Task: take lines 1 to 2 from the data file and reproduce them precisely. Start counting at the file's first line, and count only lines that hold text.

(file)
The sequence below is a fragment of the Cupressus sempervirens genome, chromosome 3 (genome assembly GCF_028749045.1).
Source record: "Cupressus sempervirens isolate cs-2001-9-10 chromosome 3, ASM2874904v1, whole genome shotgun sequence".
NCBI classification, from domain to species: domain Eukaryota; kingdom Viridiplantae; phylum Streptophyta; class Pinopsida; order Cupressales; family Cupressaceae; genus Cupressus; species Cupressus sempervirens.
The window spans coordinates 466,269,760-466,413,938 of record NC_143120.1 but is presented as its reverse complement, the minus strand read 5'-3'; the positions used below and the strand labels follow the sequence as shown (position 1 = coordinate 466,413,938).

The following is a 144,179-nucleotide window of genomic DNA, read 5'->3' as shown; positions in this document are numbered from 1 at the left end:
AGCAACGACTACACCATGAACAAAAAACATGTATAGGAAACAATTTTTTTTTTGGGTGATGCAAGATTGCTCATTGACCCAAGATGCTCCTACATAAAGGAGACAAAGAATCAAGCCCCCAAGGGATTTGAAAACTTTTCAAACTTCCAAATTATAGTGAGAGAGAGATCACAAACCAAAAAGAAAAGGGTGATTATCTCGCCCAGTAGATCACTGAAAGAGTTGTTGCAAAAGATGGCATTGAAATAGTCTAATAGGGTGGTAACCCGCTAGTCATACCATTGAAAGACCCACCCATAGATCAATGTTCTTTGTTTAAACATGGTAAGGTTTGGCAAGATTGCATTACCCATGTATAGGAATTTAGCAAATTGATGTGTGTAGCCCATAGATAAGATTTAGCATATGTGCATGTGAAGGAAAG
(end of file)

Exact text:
The sequence below is a fragment of the Cupressus sempervirens genome, chromosome 3 (genome assembly GCF_028749045.1).
Source record: "Cupressus sempervirens isolate cs-2001-9-10 chromosome 3, ASM2874904v1, whole genome shotgun sequence".